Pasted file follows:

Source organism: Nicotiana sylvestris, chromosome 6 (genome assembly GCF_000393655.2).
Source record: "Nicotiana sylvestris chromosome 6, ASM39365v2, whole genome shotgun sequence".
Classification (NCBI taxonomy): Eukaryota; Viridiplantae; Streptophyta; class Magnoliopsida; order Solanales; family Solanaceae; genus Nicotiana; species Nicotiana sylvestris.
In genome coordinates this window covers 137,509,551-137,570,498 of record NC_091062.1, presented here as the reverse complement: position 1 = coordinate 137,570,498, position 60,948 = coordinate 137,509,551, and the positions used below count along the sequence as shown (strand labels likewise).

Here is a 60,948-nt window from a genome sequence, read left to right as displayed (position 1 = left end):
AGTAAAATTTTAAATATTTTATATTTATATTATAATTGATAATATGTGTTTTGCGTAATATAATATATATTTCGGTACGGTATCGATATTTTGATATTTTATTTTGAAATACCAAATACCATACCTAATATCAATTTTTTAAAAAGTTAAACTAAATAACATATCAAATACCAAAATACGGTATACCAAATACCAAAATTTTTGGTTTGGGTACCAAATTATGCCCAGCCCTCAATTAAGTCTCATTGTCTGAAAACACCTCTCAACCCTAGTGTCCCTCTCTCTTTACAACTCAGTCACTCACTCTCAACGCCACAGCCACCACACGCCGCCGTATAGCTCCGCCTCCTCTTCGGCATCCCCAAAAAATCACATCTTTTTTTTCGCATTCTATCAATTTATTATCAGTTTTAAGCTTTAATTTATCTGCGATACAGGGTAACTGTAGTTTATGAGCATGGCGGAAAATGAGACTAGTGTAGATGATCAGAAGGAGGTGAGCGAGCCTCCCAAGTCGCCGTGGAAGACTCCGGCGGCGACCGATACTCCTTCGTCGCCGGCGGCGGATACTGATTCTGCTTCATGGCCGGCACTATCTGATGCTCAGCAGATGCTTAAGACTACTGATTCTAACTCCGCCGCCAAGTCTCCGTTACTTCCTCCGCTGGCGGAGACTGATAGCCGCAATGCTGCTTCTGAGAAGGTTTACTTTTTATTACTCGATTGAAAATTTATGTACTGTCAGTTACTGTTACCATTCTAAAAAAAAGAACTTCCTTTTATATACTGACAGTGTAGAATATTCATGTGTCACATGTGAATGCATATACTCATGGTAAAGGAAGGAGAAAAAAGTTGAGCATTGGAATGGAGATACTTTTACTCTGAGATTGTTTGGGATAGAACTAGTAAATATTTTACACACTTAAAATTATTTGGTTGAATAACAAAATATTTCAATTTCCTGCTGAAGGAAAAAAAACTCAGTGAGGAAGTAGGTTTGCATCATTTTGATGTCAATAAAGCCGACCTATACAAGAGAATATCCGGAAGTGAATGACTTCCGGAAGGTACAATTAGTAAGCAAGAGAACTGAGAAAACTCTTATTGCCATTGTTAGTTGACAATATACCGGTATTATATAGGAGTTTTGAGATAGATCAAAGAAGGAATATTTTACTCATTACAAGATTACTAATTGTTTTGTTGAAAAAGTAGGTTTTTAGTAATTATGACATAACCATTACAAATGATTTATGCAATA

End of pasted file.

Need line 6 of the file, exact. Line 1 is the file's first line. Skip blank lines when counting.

AGTAAAATTTTAAATATTTTATATTTATATTATAATTGATAATATGTGTTTTGCGTAATATAATATATATTTCGGTACGGTATCGATATTTTGATATTTTATTTTGAAATACCAAATACCATACCTAATATCAATTTTTTAAAAAGTTAAACTAAATAACATATCAAATACCAAAATACGGTATACCAAATACCAAAATTTTTGGTTTGGGTACCAAATTATGCCCAGCCCTCAATTAAGTCTCATTGTCTGAAAACACCTCTCAACCCTAGTGTCCCTCTCTCTTTACAACTCAGTCACTCACTCTCAACGCCACAGCCACCACACGCCGCCGTATAGCTCCGCCTCCTCTTCGGCATCCCCAAAAAATCACATCTTTTTTTTCGCATTCTATCAATTTATTATCAGTTTTAAGCTTTAATTTATCTGCGATACAGGGTAACTGTAGTTTATGAGCATGGCGGAAAATGAGACTAGTGTAGATGATCAGAAGGAGGTGAGCGAGCCTCCCAAGTCGCCGTGGAAGACTCCGGCGGCGACCGATACTCCTTCGTCGCCGGCGGCGGATACTGATTCTGCTTCATGGCCGGCACTATCTGATGCTCAGCAGATGCTTAAGACTACTGATTCTAACTCCGCCGCCAAGTCTCCGTTACTTCCTCCGCTGGCGGAGACTGATAGCCGCAATGCTGCTTCTGAGAAGGTTTACTTTTTATTACTCGATTGAAAATTTATGTACTGTCAGTTACTGTTACCATTCTAAAAAAAAGAACTTCCTTTTATATACTGACAGTGTAGAATATTCATGTGTCACATGTGAATGCATATACTCATGGTAAAGGAAGGAGAAAAAAGTTGAGCATTGGAATGGAGATACTTTTACTCTGAGATTGTTTGGGATAGAACTAGTAAATATTTTACACACTTAAAATTATTTGGTTGAATAACAAAATATTTCAATTTCCTGCTGAAGGAAAAAAAACTCAGTGAGGAAGTAGGTTTGCATCATTTTGATGTCAATAAAGCCGACCTATACAAGAGAATATCCGGAAGTGAATGACTTCCGGAAGGTACAATTAGTAAGCAAGAGAACTGAGAAAACTCTTATTGCCATTGTTAGTTGACAATATACCGGTATTATATAGGAGTTTTGAGATAGATCAAAGAAGGAATATTTTACTCATTACAAGATTACTAATTGTTTTGTTGAAAAAGTAGGTTTTTAGTAATTATGACATAACCATTACAAATGATTTATGCAATA